President Reuven Rivlin has once again proved himself a defender of democracy, which is under assault by the cabinet. Rivlin was right when he said that Prime Minister Benjamin Netanyahu’s “suspension bill” – which would allow the suspension of Knesset members for certain extremist conduct – betrays a lack of understanding of parliamentary democracy.
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Another version of that bill is now being labored over by the chairman of the Knesset Constitution, Law and Justice Committee, Nissan Slomiansky (Habayit Hayehudi). The bill is another link in the chain of legislation that reflects a narrow and feeble concept of democracy as majority rule and nothing more.
The amendment to clause 7a that Netanyahu wants to advance is particularly dangerous because it seeks to give the Knesset the authority to sit in judgment and mete out punishment for acts that are essentially criminal offenses.
“We must not let the Knesset, as a legislative and supervisory authority, turn into an investigative and punitive body,” Rivlin said. “Such a situation will go astray and cause substantial long-term damage, and the only thing that will be hurt will be the State of Israel.”
The new version of the bill crafted by Slomiansky would expand the circumstances under which a Knesset party or candidate could be ousted, allowing the exclusion of anyone who supported an armed struggle against Israel (even if in word only).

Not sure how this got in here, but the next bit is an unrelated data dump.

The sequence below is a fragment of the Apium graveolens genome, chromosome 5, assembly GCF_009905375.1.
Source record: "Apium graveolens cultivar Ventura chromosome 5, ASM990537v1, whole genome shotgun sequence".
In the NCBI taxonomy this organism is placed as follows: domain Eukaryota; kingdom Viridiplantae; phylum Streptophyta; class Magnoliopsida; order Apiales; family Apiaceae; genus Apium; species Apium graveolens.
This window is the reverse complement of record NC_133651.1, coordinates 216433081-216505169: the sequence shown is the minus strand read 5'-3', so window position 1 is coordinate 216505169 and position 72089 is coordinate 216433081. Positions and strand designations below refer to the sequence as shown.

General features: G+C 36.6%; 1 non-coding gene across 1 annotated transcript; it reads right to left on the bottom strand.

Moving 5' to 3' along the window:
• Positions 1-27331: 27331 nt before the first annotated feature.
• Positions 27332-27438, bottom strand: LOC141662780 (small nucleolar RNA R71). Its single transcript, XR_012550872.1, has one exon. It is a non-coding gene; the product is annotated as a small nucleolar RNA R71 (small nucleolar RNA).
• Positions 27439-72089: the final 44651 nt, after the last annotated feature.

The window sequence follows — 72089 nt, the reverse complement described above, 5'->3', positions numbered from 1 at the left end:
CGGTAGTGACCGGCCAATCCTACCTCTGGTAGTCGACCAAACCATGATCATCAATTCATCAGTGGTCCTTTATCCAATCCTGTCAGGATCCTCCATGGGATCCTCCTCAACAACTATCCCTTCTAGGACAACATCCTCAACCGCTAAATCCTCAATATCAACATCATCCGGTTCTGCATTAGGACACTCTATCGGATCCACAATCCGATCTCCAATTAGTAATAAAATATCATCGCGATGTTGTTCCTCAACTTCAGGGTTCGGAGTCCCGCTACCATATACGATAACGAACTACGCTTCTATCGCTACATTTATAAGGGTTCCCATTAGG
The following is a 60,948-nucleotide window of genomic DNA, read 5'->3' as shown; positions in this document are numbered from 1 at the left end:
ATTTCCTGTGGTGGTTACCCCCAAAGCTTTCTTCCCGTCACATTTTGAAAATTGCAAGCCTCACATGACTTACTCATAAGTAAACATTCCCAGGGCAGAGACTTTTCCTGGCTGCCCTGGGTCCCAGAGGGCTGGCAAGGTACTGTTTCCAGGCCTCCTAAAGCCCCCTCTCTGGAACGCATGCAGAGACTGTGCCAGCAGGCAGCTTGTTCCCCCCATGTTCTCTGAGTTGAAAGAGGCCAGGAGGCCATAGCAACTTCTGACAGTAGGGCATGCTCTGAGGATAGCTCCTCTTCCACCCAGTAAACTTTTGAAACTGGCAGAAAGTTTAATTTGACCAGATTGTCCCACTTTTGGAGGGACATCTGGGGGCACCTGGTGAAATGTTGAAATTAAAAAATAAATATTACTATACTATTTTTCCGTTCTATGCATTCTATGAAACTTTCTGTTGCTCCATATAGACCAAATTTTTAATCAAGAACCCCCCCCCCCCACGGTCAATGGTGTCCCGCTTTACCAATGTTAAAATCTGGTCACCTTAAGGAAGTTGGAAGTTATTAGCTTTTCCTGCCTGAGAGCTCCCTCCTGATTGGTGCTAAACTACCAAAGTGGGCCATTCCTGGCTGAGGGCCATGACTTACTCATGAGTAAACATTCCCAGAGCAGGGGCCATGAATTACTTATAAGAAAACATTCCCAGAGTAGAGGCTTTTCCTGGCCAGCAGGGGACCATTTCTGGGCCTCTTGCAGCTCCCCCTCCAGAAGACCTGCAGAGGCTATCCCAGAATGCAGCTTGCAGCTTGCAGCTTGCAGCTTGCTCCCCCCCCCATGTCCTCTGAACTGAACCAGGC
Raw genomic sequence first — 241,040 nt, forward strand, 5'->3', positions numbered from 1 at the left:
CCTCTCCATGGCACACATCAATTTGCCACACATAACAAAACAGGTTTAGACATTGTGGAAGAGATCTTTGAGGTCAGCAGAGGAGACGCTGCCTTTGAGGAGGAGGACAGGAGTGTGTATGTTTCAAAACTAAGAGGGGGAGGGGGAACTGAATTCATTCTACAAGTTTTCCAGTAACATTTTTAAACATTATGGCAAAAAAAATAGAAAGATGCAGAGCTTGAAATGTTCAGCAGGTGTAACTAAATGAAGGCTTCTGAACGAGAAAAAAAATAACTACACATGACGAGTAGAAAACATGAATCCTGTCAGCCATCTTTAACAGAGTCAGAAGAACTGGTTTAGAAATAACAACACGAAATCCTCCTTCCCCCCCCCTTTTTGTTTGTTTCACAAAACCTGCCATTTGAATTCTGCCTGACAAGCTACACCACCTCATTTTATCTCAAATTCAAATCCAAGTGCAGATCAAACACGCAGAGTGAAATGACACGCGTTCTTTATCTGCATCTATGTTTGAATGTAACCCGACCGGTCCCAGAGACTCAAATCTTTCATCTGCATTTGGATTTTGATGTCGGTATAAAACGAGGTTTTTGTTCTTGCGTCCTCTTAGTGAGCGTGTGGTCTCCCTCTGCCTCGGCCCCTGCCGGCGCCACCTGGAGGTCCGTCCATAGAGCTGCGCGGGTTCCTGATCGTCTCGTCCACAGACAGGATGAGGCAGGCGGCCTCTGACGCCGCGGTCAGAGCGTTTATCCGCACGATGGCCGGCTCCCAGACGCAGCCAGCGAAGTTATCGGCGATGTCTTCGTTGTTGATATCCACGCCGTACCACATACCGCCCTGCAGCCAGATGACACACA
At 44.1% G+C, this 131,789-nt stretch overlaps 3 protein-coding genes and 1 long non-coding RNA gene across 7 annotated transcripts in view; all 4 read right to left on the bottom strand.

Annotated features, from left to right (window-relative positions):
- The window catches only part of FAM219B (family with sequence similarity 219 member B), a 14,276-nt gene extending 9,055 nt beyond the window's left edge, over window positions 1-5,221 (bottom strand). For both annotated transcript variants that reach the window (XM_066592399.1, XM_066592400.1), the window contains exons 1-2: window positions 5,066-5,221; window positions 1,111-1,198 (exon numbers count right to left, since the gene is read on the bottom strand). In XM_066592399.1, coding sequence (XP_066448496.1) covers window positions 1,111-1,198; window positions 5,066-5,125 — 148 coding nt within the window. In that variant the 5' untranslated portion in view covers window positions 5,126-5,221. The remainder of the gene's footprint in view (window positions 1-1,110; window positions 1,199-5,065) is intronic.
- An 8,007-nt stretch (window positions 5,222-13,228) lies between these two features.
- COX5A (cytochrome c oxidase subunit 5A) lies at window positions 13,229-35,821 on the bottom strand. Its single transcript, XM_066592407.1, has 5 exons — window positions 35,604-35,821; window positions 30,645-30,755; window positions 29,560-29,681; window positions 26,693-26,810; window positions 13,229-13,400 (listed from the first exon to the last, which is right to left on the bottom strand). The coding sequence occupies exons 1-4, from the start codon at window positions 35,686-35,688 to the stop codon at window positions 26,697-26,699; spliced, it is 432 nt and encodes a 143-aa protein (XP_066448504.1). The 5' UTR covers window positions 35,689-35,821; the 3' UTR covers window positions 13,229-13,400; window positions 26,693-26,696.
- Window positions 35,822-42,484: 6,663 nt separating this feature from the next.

But the worst clause is one already in the Netanyahu version: the possibility of suspending a Knesset member until the end of a term (for all intents and purposes, an ouster) via the support of 90 of the 120 MKs for an infraction of any condition in clause 7a. Those infractions include opposition to the existence of Israel as a Jewish and democratic state, incitement to racism or support for an armed struggle against Israel.
Actually, the criminal code is the way to deal with expressions of support for terror or racism. The Knesset is a political body without legal expertise. It has no way to investigate, hear or evaluate evidence.
Meanwhile, its members are in an inherent conflict of interest. They are subject to political and electoral considerations. Some of them declared even before their election to the Knesset that they sought to fight, for example, certain Arab MKs. How can they judge or “decide” in good faith whether a condition for disqualification has been met?
With this bill, the Knesset seeks to create a track that bypasses the attorney general, the police, criminal prosecution and the courts – the bodies tasked with determining whether the crime of support for terror has been committed (which is not covered by parliamentary immunity). And in any case, a conviction with moral turpitude for such a crime would trigger a ban from the Knesset.
Even if such an amendment were difficult to apply, and 90 lawmakers hard to muster, passing it would add fuel to the fire of conflict between Israel’s Jews and Arabs. Thus MKs could accuse Arab MKs of treason and collusion with terror, repeatedly launching disqualification proceedings that would lead to a permanent witch hunt. We should listen to the president and forget about this unacceptable amendment.